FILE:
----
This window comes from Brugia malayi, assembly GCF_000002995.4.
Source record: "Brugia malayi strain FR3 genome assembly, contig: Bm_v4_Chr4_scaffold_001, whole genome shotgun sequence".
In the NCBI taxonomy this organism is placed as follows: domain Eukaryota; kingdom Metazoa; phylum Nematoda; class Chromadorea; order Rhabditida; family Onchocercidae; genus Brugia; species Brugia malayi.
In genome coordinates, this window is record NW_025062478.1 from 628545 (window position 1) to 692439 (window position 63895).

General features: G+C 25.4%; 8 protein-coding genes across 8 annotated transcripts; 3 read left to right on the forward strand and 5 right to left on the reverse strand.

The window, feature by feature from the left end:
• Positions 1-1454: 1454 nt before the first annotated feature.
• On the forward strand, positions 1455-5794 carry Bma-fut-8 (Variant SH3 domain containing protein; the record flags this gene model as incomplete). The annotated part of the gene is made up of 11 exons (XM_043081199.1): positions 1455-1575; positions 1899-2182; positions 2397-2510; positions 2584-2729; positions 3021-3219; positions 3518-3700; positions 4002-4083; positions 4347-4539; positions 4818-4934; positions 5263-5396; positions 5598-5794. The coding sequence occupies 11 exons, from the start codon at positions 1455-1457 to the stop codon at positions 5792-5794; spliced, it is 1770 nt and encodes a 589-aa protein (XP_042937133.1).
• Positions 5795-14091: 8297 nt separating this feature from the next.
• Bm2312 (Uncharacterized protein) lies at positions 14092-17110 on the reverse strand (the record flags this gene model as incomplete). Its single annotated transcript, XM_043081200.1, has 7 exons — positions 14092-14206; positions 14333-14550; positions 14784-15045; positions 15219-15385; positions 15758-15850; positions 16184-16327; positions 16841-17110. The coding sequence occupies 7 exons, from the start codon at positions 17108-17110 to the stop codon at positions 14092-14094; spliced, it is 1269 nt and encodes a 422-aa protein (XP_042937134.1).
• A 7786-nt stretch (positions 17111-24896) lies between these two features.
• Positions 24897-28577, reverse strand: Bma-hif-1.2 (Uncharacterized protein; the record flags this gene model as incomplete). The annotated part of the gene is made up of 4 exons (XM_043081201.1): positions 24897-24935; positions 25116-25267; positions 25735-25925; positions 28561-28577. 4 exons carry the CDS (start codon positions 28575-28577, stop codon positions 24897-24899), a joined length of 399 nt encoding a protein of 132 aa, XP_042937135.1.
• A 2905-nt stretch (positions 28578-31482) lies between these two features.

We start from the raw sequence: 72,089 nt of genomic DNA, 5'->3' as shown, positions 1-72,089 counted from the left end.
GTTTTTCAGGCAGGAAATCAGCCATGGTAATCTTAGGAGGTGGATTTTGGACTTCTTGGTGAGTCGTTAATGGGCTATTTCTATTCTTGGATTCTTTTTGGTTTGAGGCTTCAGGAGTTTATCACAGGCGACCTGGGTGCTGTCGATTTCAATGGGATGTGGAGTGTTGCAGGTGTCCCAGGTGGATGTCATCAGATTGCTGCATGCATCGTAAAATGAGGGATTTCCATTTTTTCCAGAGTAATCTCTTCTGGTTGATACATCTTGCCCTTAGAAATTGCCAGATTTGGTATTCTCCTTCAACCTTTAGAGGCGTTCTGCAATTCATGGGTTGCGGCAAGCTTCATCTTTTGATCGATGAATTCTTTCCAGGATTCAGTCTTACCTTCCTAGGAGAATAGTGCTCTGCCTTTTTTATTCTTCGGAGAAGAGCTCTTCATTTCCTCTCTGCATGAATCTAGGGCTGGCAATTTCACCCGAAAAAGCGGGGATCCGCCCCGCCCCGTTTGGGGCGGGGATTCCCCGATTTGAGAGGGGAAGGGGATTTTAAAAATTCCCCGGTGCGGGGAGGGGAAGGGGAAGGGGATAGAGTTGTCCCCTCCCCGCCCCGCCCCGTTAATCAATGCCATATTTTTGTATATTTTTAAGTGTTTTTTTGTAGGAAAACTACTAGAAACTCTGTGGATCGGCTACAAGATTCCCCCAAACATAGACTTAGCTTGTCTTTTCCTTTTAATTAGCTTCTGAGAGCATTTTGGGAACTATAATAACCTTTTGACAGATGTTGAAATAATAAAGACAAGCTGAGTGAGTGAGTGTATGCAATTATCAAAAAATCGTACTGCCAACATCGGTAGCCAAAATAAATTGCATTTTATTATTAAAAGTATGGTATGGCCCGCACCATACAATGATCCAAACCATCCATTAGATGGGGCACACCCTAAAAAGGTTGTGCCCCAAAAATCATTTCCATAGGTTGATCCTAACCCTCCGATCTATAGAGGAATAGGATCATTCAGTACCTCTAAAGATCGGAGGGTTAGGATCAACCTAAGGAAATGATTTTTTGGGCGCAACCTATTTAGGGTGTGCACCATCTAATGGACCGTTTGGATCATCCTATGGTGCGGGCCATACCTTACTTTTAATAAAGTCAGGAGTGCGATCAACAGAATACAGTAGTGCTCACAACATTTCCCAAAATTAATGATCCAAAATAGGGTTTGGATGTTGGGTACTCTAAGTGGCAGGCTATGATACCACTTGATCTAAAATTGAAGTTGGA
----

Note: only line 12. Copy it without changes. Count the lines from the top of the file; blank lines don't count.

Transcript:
• Positions 24897-28577, reverse strand: Bma-hif-1.2 (Uncharacterized protein; the record flags this gene model as incomplete). The annotated part of the gene is made up of 4 exons (XM_043081201.1): positions 24897-24935; positions 25116-25267; positions 25735-25925; positions 28561-28577. 4 exons carry the CDS (start codon positions 28575-28577, stop codon positions 24897-24899), a joined length of 399 nt encoding a protein of 132 aa, XP_042937135.1.